Unless you feel like finding a local hardware store and buying a plunger, I don't think there's really much that you can do other than calling the front desk.

(If you'd like to reduce your embarrassment, you can call the front desk and simply ask them to send along maintenance because "there seems to be a problem with the plumbing" or some other similar euphemism. You're not the first, and you won't be the last.)

  • This breaks down when you're travelling in various ways: Is it hardware shops that sell plungers in all countries? Do you know what hardware shops are called or how to find them in this country? When you find one do you know what to call a plunger in the local language or how to describe one in a way that will not humiliate the kind of person who wouldn't mention the problem to the hotel? Oct 2, 2013 at 13:44
  • @hippietrail There might be a kind of person who would be afraid to mention it to the hotel but not the hardware store clerk - with the hotel people, there's the added issue that A) you've made a mess on their property and B) you will have to talk to them again.
    – Random832
    Oct 2, 2013 at 15:04
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    Stay at hotels with shared bathrooms so it's harder to know who was responsible (-; Oct 2, 2013 at 15:11

Jeremy Miles comment on your answer is best. Phone the front desk, tell them it's blocked. Go out for a few hours. Come back, no problem.

Also, know that it's probably not your fault, the toilet was probably already partially blocked from the previous occupant.

However, if you're desperate to fix this yourself there's one thing you can try which is to pour a kettle full of boiling (edit, see the comments below -- this might not be completely safe, try warm water instead) water into the toilet (hopefully there's enough spare room to do this). This is something like the manual flush method with the benefit that the boiling water will help break up the organics. That should be safe on most toilets and I've had it work for me before at home (sometimes it took two kettles).

On the other hand, if you cause damage or more mess then you're going to definitely need to let the hotel know and you'll be even more embarrassed. Trust me, hotel staff see much more embarrassing things than that all the time. Much more.

Many people I know would just strip down, cover their arms with a couple of plastic bags (you probably have laundry bags in the wardrobe) and stick their hand in there to fix it. Then jump in the shower. I wouldn't try, and it doesn't sound like you would either, but it does generally work.


To build on hippietrail's answer for a manual flush. Most rooms will have a trash can, a 5-star room certainly will. Most of those will be lined with a plastic trash bag. This becomes the bucket you need to manually flush the toilet. Fill it to a good level, you only need around a gallon to flush properly. Then follow his instructions for pouring (slowly to get aim & range, then raise bucket to increase the pressure against the plug.

An ice bucket may work in a pinch, but a trash can is a much better solution.

However, were it me, I'd just call the front desk & have them deal with it. As so many have said, you're not the first to plug a toilet, and certainly not the last.

  1. Take a towel
  2. make it be wet, really wet
  3. put it over the toliet bowl and under the lid
  4. put your knee over the lid, making some force over it
  5. flush it

If there is no tank or cistern, even better, because all the water from the pipes will make pressure and perhaps will push everything away.

If there is a tank, it´ll make less pressure, but can work anyway.

If your toilet is the high water kind, be careful, or the towel might get dirty.

edit if you have some big plastic, putting it under the towel is even more effective.

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    The front desk, maintenance,and housecleaning staff would prefer that you call them rather than causing another couple gallons of dirty water to leak onto the floor when your improvised pressure flush doesn't work. Don't let embarrassment of a normal bodily function turn into more work for the hotel staff.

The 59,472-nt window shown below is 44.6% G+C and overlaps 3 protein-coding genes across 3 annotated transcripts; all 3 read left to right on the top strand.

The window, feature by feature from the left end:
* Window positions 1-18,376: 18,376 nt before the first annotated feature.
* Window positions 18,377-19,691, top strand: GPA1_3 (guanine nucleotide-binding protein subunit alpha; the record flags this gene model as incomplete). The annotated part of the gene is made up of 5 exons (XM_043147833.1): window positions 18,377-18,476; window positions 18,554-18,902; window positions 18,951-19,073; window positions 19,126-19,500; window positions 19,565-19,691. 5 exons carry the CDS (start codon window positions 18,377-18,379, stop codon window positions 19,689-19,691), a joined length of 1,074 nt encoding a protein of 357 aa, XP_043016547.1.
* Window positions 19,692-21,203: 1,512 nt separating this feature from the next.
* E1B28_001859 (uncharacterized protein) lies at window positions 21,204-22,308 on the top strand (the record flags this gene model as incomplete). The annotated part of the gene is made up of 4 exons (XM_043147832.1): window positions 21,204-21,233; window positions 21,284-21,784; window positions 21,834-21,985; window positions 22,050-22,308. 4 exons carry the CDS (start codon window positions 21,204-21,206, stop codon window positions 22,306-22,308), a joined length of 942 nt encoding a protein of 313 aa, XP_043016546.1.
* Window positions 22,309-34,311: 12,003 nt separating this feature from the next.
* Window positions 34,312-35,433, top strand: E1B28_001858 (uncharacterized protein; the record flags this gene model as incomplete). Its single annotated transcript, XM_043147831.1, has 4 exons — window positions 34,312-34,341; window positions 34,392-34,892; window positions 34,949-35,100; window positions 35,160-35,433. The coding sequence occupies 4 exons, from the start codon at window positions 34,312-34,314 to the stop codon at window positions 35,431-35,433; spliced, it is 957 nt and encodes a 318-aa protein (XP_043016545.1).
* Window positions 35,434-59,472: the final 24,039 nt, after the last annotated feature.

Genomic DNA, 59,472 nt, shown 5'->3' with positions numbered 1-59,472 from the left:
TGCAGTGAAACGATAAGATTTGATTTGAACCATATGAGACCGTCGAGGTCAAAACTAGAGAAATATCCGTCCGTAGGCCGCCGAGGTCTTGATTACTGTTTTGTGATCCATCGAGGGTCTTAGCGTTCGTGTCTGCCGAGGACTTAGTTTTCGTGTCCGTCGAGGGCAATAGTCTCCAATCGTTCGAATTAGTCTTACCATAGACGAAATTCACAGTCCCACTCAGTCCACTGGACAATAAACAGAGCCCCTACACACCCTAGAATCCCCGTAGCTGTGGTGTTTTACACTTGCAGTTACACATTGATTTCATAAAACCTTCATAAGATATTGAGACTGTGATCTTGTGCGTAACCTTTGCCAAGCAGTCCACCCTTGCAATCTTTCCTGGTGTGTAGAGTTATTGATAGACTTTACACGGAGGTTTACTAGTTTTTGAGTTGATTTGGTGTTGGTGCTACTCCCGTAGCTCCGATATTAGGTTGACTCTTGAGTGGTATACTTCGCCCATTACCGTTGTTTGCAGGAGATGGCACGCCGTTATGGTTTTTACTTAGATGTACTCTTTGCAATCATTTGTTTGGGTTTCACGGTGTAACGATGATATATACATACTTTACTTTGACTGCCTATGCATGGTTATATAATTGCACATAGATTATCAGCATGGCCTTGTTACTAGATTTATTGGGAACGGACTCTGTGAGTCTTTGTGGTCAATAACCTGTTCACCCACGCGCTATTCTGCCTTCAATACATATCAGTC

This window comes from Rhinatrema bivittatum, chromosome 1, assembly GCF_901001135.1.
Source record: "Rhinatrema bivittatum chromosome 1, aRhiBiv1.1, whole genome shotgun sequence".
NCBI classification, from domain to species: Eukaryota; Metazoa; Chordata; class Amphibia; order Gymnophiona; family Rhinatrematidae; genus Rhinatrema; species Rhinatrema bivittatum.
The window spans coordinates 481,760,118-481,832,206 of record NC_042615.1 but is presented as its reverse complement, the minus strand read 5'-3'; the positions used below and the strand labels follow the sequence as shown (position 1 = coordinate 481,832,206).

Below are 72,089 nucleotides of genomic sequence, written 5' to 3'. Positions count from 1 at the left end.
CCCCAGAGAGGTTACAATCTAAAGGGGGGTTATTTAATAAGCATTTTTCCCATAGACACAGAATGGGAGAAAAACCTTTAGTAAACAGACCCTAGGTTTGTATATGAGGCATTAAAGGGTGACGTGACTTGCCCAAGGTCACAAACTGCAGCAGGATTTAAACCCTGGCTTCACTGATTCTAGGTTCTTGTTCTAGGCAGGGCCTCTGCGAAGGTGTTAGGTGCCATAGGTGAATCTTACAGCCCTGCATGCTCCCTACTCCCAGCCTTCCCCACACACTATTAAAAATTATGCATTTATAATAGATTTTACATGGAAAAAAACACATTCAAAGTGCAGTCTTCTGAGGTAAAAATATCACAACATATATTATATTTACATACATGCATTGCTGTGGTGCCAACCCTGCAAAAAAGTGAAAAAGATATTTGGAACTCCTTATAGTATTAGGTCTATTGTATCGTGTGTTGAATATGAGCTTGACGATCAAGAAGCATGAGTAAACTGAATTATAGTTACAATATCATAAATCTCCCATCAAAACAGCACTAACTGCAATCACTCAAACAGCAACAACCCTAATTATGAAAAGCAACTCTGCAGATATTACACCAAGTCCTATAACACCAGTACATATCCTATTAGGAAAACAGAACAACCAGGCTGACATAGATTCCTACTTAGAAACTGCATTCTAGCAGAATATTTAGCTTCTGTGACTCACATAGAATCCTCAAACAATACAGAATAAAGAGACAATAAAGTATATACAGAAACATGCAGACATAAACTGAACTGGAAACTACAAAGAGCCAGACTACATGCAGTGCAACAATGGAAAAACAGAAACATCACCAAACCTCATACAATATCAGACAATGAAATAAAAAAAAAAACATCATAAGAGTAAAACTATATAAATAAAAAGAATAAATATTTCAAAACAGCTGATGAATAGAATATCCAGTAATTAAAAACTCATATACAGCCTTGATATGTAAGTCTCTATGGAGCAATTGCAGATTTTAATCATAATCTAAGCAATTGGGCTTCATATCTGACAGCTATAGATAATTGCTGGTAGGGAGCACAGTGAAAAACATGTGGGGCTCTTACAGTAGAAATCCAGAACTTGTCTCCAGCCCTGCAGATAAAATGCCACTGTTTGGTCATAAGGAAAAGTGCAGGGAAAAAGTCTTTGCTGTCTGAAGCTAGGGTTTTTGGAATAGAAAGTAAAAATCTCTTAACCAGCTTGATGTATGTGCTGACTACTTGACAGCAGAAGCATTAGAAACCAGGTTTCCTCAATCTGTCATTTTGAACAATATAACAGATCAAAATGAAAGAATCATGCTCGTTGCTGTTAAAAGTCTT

– Johnny
    Oct 2, 2013 at 20:45
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    @Johnny I'd totally agree with you, and that's what I would do, except that the question was "what do I do if I don't want to call the front desk?". Your comment could be made to the question, since all the answers provided by me and others are less preferable than calling the front desk... Oct 3, 2013 at 12:20

There’s one good solution: Tell the reception or house keeping, and they get a professional to fix it with a minimum of fuss, giving you a new room if needed.

Anything else carries the risk of turning a slightly embarrassing situation into a major disaster. The workman confronted with a job made three times harder and messier by an amateur interfering will curse you.


You can also try to use the toilet brush as a plunger. I fixed my blocked bowl at home like this. Depending on the type of toilet it could get messy :)

  • Also depending on the type of poo d-: Aug 19, 2016 at 16:23

Get a stick*. Make sure it does not break easily.

Use the stick

  • to break up the excrement into smaller pieces

  • to pull stuff up to the front or to the side of the bowl and to hold it there while flushing

Flush in several smaller portions.

If you can't reach the blocking with the stick, use the toilet brush as a plunger.

Source: One of my own children tends to produce rather large excrement.

*In the countryside, it's easy to find dead wood. In the city, you might try the compost heap of a nearby cemetery, or just buy a bamboo stick or a wooden spoon. I often use some dead wood from my own garden, with a legth of about 50 cm and a diameter of 1-2 cm.


Another simple method to avoid or resolve a blocked Flush Toilet:

  • take a soft, flexible plastic bottle (I use a orange juice bottle)
    • where the bottom is about the width of the pipe
      • the closest fit avoids anything coming up to 'greet you'

Cut off the bottom, retaining the cap.

Insert the cut off bottom of the bottle into the pipe entry.
Push the bottle in and out 4 or 5 times.

When pushing in, the bottle will fill and out it will empty

  • exerting pressure on the remains.

This created pressure will force the remains through the pipe.

Flush and continue pushing the bottle in and out until the bottle is clean.

The whole process is over within minutes.

An existing plunger did not work for me (not enough pressure).
The orange juice bottle now hangs on the plunger stick, ready to use when needed

  • and is now used as a part of the general bathroom cleaning process

Finding such a bottle is much easier than a plunger and the process is faster than waiting for a plumber (who mostly uses a machine to create the needed pressure to send the remains on its way).